It troubles me that the subject areas that most school districts have reduced and eliminated have been generally the most sensory inclusive learning classes. Art, Music, Technologies classes are being shaved and often cut out completely. I was recently teaching in a regional public school where they had cut out a state mandated requirement for art and cut out their introductory computer programs. Yet I heard during orientation nights, the parents being told the new and "available academic time" would allow English and Social Studies teachers to add more with their classes. They were told that their children will get plenty of their arts and computer education met while they were incorporated into their 3 R subjects. This would be ideal situation for 3Rs learning if that were actually happening.
Most teachers are not trained to use varying art/music supplies, do not have time to teach other curriculum, are not given a budget to include variety and leave out a huge portion of what goes on in these classes. Perhaps what is most lost is learning about the arts subjects themselves, so many new jobs are arts related. It also is my observation that frequently arts and technology teachers use content from other academic areas to cover the standards for education from other subject areas. What had been happening in these rooms was that the education that may have been introduced by RRR teachers was then revisited. They use sight, sound, touch, sounds and smells relating to that learning content and most expecially then support learners whose learning style is touching. Incredibly most learners thrive using touch as a learning style and the listening style is less inclusive, yet our education model is reversed from this approach.
When I was a young teacher I taught evening art classes to older adults and retirees. In those early days of my career, I was impressed by the rapid growth and learning among my students. I was teaching drawing and painting classes to those who had hardly attempted to draw since they were children. The positive affects on their personality was not only noticeable but remarkable, they seemed to get more youthful and happy. I wanted to understand, "What WAS it, exactly, that caused these rapid changes?" and I wanted to use these catalysts with greater control so more students may be as affected.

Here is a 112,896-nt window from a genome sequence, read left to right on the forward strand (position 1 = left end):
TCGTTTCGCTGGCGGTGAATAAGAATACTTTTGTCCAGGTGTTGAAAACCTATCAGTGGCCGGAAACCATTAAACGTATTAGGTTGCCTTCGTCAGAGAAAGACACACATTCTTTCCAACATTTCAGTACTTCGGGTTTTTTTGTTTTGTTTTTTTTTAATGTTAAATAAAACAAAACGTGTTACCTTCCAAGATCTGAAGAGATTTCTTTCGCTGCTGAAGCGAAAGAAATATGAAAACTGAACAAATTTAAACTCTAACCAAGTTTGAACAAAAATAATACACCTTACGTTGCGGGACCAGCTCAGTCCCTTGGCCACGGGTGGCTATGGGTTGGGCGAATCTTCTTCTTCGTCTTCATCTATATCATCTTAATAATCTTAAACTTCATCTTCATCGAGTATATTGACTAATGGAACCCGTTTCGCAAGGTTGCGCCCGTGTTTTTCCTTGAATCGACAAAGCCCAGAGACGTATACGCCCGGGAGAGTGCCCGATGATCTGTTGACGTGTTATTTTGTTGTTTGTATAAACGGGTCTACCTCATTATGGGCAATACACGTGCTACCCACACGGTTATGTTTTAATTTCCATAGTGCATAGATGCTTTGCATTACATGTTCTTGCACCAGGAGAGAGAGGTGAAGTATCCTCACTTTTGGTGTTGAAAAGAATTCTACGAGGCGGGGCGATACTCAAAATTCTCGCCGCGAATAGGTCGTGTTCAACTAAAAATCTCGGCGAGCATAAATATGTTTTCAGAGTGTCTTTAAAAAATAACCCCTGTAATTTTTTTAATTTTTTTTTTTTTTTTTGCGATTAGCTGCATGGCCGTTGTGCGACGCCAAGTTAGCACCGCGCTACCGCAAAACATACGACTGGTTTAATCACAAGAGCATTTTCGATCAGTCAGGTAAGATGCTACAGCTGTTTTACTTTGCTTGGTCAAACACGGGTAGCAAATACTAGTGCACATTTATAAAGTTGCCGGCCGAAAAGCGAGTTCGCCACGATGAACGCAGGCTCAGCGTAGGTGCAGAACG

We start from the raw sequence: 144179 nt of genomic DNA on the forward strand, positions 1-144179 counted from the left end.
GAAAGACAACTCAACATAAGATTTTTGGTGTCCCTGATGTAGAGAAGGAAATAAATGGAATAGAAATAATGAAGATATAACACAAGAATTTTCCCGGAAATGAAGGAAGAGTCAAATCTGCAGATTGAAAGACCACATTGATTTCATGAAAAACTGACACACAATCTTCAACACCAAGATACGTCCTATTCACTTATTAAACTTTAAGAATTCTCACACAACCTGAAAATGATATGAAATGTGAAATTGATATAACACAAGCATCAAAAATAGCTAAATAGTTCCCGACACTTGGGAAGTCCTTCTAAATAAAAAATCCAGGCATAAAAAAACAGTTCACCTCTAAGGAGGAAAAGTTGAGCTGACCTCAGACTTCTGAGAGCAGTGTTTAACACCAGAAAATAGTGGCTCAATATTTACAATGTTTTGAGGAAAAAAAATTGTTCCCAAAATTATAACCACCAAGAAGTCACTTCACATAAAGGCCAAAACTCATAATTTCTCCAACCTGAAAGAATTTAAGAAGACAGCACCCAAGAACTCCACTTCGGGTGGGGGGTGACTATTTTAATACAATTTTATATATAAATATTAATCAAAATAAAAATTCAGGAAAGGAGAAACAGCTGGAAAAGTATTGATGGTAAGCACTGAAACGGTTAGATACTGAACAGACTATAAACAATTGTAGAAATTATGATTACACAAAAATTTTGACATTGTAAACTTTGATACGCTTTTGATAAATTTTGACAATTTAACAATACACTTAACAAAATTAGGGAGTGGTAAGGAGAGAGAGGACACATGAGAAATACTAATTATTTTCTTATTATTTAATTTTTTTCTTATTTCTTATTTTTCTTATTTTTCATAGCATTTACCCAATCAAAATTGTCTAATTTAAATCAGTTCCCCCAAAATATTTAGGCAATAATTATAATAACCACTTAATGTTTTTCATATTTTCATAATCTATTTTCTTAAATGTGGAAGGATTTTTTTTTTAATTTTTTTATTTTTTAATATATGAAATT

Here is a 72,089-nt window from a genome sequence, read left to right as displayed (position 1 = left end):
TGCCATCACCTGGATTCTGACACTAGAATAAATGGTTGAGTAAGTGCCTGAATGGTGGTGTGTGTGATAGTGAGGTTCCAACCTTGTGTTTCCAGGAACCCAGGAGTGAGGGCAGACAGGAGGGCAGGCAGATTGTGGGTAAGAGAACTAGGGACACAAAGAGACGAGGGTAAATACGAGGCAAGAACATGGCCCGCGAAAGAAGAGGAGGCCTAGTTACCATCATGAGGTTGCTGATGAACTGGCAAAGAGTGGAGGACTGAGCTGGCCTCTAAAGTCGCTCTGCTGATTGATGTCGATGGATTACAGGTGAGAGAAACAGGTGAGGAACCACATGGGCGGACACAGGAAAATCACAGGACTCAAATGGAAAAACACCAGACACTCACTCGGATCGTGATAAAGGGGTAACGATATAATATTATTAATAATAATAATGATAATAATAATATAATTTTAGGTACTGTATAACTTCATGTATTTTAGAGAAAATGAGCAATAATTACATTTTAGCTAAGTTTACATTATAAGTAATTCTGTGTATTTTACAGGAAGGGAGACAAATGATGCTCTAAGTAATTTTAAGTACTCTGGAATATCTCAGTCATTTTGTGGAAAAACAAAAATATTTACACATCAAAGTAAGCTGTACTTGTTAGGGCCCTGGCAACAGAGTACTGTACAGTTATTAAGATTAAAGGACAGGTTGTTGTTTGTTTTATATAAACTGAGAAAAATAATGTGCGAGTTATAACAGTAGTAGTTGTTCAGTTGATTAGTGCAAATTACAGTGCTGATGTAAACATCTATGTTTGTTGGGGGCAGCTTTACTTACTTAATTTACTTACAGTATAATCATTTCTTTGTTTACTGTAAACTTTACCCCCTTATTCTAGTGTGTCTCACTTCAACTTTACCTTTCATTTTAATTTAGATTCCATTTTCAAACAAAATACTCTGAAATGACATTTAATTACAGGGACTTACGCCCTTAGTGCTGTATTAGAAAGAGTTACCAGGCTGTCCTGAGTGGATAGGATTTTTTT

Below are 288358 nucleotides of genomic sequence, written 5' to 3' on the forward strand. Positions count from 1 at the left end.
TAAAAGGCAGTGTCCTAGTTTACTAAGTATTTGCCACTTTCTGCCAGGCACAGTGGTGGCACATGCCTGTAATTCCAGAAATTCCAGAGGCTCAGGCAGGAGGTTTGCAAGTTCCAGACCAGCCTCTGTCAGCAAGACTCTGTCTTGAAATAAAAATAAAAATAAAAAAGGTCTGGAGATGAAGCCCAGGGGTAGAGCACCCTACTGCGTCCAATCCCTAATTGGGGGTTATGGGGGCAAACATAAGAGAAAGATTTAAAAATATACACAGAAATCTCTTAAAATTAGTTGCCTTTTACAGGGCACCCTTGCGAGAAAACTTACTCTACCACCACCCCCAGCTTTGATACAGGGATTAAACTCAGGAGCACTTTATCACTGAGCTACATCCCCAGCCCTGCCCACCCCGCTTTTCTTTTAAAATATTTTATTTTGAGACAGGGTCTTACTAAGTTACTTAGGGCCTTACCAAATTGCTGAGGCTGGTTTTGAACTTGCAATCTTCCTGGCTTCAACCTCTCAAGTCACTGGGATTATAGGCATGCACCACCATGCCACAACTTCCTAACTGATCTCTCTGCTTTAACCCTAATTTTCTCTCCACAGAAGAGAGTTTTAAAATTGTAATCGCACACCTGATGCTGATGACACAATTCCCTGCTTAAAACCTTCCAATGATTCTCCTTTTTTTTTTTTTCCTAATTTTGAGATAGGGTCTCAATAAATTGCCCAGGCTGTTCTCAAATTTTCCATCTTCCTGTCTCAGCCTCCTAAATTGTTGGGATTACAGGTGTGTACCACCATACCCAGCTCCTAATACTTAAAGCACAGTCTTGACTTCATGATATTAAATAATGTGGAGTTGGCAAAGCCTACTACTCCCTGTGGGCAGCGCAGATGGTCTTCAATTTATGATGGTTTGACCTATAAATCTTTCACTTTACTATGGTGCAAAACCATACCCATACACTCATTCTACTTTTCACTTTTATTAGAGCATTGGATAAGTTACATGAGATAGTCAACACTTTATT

I can honestly say that learning more about psychology, therapy and using the arts in these realms has given me a unique understanding of the concept of making use of a variety of senses. Having an MS in Art Therapy has made me a powerful educator. I have witnessed very dramatic education strides among my students and tutoring clients. I have been able to apply theraperutic art ideas and education with fantastic results. To illustrate this, I am including 3 photos of a severely autistic 9 year old's stages of drawing a person. The first was done in late January (2012). He draws faces by mid February with a limited assortment of expressions. The third image is what he drew in May. (Again they all are his depiction of my request for him to draw a person). Assorted sensory stimulation is at the heart of these rapid advances.
Paying attention to learning style and offering opportunities for varying ways to have sensory stimulation in schools, needs to be demanded by the community if teachers are going to do a better job. Teaching our children takes a community, and parents are partners with teachers. Please take time to copy and share this with others.